How much can people afford to pay for health care?
That question is at the heart of the current debate in Congress about a health care overhaul. Yet there is not a firm consensus among lawmakers, economists and health policy experts—and that is complicating efforts to come up with a common approach.
At issue is how much Americans should be expected to spend on insurance premiums before getting help from the government—or before being exempted from any proposed requirement to have coverage. The problem involves underlying disagreements about the nature of what's affordable and how to calculate it.
It's not just an academic issue. Different approaches produce vastly different results: the latest health overhaul proposal, unveiled Wednesday by Senate Finance Chairman Max Baucus, D-Mont., would subsidize the insurance costs of 8 million fewer Americans in 2019 than would the original House bill introduced in July, according to projections from the Congressional Budget Office. Not coincidentally, under Baucus' plan, 25 million Americans would lack health coverage in 2019 — 8 million more than envisioned under the original House plan. Currently, about 46 million Americans are uninsured.
"Affordability is not a technical term," says Mark Pauly, a professor of health care at the Wharton School at the University of Pennsylvania. "It's a matter of a value judgment. We haven't really sorted it out, and I don't think there is any good analytical way of doing it."
Many economists say that health care is such an essential part of modern life, along with housing and education, that people should devote a large chunk of their income to insurance. Some of these economists, including ones who have been advising Democratic lawmakers, believe that the best way to determine what's affordable is to figure out what people are paying for coverage now.
Jonathan Gruber, a professor of economics at the Massachusetts Institute of Technology, says that families of four earning at least $88,000 (which is four times the federal poverty level) can "readily" spend $13,000 on health care costs. "Maybe not happily, but without eating into their essentials," he says.
But other health care experts believe this approach is flawed. Some researchers have found that many low and moderate earners often have scant savings to pay for unexpected illnesses. They say that many families start avoiding visits to the doctor and putting off treatments when they have significant out-of-pocket costs.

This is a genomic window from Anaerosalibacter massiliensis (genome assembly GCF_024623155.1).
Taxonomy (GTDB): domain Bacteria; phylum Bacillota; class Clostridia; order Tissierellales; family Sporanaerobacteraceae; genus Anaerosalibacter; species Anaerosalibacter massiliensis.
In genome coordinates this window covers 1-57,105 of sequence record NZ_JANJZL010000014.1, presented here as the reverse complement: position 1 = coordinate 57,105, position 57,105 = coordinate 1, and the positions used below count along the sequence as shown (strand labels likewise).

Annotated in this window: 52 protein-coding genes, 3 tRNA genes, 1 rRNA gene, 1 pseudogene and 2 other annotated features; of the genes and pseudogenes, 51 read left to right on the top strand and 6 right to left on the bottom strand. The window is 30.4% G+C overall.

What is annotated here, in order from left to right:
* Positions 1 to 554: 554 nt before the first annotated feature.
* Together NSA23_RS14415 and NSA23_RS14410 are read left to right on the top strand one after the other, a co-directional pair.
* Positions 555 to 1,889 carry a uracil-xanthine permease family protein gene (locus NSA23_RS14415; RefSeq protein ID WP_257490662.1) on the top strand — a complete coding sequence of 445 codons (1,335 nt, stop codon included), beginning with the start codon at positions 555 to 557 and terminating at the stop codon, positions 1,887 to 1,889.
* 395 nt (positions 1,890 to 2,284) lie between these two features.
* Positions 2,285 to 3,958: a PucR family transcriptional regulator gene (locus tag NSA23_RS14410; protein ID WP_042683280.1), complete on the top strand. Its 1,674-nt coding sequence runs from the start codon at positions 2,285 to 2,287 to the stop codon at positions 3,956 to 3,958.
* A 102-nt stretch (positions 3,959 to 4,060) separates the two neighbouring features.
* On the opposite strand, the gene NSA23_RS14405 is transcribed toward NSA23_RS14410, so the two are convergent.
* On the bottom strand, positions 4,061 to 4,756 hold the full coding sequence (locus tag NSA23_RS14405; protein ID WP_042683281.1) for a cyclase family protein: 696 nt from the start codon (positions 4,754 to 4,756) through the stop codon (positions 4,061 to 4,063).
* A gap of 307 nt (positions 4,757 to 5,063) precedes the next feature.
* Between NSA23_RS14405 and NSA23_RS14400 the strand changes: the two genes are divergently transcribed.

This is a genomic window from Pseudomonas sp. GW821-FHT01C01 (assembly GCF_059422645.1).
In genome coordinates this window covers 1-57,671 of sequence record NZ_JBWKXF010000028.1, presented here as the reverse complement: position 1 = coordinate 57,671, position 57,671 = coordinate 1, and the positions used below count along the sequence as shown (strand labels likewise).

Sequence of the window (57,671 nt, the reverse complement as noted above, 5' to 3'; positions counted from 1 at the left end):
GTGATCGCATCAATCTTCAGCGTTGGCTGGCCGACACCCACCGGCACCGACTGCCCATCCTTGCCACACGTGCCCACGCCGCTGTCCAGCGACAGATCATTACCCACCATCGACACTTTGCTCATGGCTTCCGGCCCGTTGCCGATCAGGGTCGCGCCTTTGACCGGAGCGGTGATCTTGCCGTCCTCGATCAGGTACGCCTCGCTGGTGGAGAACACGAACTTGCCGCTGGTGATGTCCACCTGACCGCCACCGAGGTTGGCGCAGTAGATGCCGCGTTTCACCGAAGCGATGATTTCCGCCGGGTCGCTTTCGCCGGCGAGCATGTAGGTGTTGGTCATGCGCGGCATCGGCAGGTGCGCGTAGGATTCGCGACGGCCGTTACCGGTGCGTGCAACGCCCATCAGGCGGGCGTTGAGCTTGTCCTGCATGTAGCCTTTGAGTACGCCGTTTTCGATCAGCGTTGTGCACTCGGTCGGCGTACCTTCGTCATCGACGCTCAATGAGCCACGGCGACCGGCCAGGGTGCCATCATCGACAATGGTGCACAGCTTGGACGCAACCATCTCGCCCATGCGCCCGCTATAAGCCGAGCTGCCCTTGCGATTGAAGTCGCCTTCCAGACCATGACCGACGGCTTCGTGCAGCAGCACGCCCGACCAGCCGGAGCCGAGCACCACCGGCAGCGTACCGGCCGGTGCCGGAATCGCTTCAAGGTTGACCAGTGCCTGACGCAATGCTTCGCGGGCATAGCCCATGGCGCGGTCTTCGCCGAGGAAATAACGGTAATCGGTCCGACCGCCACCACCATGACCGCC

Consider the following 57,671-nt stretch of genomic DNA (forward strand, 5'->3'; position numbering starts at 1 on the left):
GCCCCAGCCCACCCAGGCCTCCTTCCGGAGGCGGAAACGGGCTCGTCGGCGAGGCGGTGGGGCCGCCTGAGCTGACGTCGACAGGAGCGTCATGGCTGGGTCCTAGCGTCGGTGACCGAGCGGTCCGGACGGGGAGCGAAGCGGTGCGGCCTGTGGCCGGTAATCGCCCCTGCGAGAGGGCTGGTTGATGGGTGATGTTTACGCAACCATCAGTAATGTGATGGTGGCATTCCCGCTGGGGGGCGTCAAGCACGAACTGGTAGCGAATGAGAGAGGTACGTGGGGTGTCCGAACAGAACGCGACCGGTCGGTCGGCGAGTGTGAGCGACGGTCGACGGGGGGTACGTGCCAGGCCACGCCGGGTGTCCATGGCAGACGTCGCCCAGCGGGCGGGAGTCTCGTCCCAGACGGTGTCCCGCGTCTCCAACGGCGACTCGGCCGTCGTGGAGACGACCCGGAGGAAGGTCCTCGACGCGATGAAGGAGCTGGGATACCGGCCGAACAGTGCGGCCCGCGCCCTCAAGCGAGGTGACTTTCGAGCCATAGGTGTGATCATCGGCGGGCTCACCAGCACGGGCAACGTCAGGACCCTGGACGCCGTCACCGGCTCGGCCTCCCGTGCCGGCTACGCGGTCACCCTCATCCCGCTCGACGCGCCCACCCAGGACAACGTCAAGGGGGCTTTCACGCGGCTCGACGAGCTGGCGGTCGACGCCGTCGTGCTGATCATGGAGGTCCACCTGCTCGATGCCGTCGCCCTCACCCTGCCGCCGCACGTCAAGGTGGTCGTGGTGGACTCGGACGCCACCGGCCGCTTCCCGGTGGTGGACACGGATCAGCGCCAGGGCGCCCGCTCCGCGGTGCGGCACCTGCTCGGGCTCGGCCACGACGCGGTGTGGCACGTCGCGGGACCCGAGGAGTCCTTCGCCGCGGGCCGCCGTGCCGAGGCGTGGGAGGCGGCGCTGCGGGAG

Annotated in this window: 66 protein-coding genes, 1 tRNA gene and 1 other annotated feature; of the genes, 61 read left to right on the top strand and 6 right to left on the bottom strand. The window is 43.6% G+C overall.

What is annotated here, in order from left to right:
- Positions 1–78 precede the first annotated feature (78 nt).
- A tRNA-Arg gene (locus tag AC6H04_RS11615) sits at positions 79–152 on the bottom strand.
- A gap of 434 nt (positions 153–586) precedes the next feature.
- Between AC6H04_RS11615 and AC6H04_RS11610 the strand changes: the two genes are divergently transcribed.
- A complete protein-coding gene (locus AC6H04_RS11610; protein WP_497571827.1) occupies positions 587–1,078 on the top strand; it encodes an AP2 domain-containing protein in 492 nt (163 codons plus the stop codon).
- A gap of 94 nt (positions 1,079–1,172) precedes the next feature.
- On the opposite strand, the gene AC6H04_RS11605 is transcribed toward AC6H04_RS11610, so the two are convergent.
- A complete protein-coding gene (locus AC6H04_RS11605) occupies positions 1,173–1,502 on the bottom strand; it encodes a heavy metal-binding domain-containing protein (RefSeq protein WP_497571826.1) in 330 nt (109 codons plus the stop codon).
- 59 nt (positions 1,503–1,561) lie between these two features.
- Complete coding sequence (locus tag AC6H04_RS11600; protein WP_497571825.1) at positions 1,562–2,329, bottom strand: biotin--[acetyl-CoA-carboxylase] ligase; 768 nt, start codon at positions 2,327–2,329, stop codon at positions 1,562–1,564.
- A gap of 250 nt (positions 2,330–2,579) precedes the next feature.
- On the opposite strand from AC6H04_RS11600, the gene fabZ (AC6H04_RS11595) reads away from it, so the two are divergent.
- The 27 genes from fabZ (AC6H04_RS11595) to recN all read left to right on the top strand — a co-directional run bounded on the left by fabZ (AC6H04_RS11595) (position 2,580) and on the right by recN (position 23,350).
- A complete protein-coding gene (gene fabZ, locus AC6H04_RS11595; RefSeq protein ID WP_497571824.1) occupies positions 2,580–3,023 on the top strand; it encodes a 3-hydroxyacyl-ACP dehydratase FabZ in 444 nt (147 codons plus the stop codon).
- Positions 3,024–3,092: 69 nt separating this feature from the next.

Such analyses lead policy makers to conclude that if Congress wants people to deal with serious illnesses before they become debilitating—not to mention far more expensive to treat—lawmakers should make coverage as inexpensive as possible. This is even more important because if people are very ill, they often cannot work, losing income even as other needs arise, these researchers argue.
"Chances are you have other expenses: you need more child care, you're missing more work, you may need help doing errands," says Karen Pollitz, a researcher at Georgetown University's Health Policy Institute.
This disagreement is behind some central disputes in Congress over which families need financial subsidies to buy coverage, and the amounts they need. In their legislation, House Democrats would provide federal subsidies to individuals earning $43,320 and families of four earning up to $88,200 a year. Baucus' proposal would limit assistance to individuals earning $32,490 and families of four earning $66,150, or three times the poverty level. That would leave out 33 million Americans from the pool of people potentially eligible for subsidies in the House plan, according to the Kaiser Family Foundation. (KHN is a program of the foundation.)
In addition, the Baucus plan would provide less money in those subsidies than the House proposal, requiring low and middle earners to pay more for health care. Under Baucus' plan, a family of four earning about $55,000—2 ½ times the poverty level—could end up paying as much as $11,738 on premiums, deductibles and co-insurance in a year. Under the latest version of the House plan, the family would be on the hook for no more than $8,816. The difference is 21 percent of the family's income versus 16 percent.
Neither proposal deals with another wrinkle in setting a standard for affordability: the degree to which the cost of living varies based on location. David Cutler, a Harvard economist who advised President Barack Obama on health care during the 2008 campaign, says: "If you ask people should a family that earns $65,000 be able to pay for health insurance on their own, the answer you get in rural Tennessee is different from the answer you get in New York City."
An additional challenge: What may be affordable for families with routine health care costs can be overwhelming in the face of chronic problems such as cancer that often require many years of treatment. Such costs might be manageable for families once a decade, but they become potentially bankrupting when accumulated year after year. A study done by Kaiser Family Foundation researchers and published in the journal Health Affairs found that among people with private insurance, nearly 10 percent with chronic conditions went without needed prescription drugs because of the cost.
"Generally people can have bad years where they're really sick and they could hit out-of-pocket maximums," says Linda Blumberg, a researcher at the Urban Institute. "That's not going to be the typical experience, but we need to be sensitive to that because there are going to be more people who are put in a difficult position."